This is the journal of my endeavours to grow a range of fruit, veg and flowers from seed, grow organically, and my attempts to create a personal paradise with 1/2 acre of maintained gardens and 1/2 acre wild meadows. Northern Ireland's average daily high temperatures are 18 °C (64 °F) in July and 6 °C (43 °F) in January. Soil type: Clay

Sunday, 27 May 2012

Things that Invade

Things that invade the garden... starting with the creepy crawlies (and then moving to plants)! 

Left and Below: The wormy culprits doing damage to my apple tree. I know nothing about worms / caterpillars but don't these three look different?  I don't use any chemicals on the apple tree so I check it every few days and hopefully I'm getting the worms removed before they eat or damage the flower buds.
This photo shows a kind of cacoon in the middle of the photo. It involves the flower bud being stuck together. This is where the black worm lives. The green worms seem to hatch differently than the black worms. The green worms seem to be stuck between two leaves or a leaf folded over, rather than buds.
Worm inside a bud.
I've taken loads of worm / caterpillar photos - no idea why. I've picked off about 20 or so.
I just hope I get a good apple harvest by picking them off!

Other things that invade in the garden...
1. Crocosmia and Lucifer-type plants are on my invasive list. The bulbs multiply into bigger and bigger grassy clumps over the years and the bulbs can be quite difficult to dig out.
2. Vinca Minor Argenteovariegata (top arrow and close up below) - quite an invasive spreader but in the right place can be a useful plant for ground cover.
3. Honesty - I do like honesty but this year I'm seeing how it can push out other plants a bit.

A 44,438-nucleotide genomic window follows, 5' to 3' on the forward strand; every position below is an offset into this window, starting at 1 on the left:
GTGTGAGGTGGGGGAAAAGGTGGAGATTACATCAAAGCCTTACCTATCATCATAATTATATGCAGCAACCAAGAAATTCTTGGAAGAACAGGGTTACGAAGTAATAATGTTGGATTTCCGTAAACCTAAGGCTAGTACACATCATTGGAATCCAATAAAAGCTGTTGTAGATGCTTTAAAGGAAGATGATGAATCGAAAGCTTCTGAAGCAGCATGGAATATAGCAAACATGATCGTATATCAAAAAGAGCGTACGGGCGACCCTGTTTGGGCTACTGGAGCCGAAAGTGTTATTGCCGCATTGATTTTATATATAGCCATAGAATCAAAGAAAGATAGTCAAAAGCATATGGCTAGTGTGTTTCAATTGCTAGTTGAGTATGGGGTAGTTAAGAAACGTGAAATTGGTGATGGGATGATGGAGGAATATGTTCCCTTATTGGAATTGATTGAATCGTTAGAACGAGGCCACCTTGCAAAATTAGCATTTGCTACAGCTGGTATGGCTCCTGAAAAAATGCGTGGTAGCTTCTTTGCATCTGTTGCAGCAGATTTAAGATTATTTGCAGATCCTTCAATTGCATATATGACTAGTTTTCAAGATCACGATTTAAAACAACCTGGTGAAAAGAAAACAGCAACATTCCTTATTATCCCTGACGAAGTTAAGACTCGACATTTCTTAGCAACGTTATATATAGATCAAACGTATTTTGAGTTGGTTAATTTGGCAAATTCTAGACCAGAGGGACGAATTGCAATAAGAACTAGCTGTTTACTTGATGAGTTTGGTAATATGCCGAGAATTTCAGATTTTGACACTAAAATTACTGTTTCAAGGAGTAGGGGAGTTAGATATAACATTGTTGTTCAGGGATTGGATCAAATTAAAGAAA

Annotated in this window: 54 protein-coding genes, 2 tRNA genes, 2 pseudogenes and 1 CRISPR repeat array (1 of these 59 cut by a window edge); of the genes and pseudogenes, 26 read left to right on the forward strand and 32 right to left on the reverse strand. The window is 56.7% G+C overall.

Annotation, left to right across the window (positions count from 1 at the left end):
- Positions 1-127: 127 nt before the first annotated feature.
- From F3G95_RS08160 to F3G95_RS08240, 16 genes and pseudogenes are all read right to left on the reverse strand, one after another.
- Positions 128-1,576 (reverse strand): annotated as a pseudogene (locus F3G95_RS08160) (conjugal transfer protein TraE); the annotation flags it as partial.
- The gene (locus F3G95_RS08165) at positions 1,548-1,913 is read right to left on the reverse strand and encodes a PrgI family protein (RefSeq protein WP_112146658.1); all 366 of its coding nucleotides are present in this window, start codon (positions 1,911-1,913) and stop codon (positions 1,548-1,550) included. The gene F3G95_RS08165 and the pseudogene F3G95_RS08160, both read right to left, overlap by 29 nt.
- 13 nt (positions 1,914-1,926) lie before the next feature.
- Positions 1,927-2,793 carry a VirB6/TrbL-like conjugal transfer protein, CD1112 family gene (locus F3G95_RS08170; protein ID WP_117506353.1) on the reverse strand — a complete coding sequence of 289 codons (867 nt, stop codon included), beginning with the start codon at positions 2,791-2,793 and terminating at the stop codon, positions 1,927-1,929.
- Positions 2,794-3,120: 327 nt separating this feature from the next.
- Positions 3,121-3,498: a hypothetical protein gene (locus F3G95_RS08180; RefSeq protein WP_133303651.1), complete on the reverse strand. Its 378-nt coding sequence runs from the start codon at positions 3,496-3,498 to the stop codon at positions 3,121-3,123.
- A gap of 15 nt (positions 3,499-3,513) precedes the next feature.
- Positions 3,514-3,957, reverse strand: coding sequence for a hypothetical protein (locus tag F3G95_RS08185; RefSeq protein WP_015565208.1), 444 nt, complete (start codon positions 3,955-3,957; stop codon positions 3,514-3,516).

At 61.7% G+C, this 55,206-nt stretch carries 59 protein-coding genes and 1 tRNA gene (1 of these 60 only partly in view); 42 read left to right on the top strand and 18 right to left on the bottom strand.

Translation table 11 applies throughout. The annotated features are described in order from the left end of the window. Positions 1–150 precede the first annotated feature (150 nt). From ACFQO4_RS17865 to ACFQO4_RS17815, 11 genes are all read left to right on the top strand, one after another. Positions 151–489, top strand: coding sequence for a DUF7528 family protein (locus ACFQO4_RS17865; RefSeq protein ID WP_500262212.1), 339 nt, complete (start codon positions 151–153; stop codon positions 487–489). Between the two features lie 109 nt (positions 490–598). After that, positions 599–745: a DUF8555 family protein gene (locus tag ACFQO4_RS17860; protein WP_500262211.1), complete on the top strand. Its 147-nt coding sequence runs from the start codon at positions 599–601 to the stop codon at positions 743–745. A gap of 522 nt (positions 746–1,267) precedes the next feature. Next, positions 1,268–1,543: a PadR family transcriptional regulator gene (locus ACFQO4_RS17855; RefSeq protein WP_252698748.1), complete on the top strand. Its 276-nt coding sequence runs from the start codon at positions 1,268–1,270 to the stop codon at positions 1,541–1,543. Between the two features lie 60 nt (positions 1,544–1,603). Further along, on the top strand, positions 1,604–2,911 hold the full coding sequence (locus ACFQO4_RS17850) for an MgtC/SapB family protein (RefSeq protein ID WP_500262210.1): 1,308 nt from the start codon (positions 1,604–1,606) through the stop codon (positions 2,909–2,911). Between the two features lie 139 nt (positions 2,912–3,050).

Vinca Minor Argenteovariegata
Is this a type of Euphorbia? 
It appeared in the garden one day, and it's now popping up everywhere as per the photos below.
Above: Ajuja Bugle - creeps and creeps. I remove it and it creeps back where I don't want it. On the plus side, the bees like it.
Black Mondo Grass - I bought three tiny bits of root at a plant sale years ago and now I could supply a nursery! It must like the dry conditions where it's growing as it spreads like crazy. Difficult to remove.
Bugle and black mondo creeping in on my Armeria maritime / sea thrift.
One of the biggest creeper of them all - the dandelion. I read on a fellow blogger's post that one plant can produce approx 2,000 seeds per year. Wow!

Copyright: All words and photos are property of Kelli's Northern Ireland Garden.


  1. Our black grass is being beaten into submission by laminum! As for the euphorbia lookalike - have you a similar variety planted somewhere as some weeds are related to euphorbias. I'm very wary of them as a neighbour ended up at A&E with a badly swollen eye after cutting back a euphorbia. After that he got rid!

  2. I am a new follower of your blog and am truly loving what I have read so fare. I is so wonderful to be able to find other gardeners all over the world to learn and share with! I will leave my blog address and if you ever get time please feel free to stop in and add your two cents! I can't wait to read more here!

  3. I too have noticed my honesty spreading far and wide this year. I don't really mind though, I really like it as it adds so much interest to the garden. The seed heads are just starting to appear now.

  4. Those euphorbia looking plants look like a weed we have here, but it doesn't have the red stems. I think maybe worms are worse than weeds, though!

  5. I too have problems with crocosmia and vinca. I don't mind the honesty, it's been blooming this year when nothing else was flowering.
    You've got me worried about the black mondo grass though. I've grown it for years in dense shade, and it's not spread much at all. But I was forced to move it last year, and it's now in a sunny border. Oops.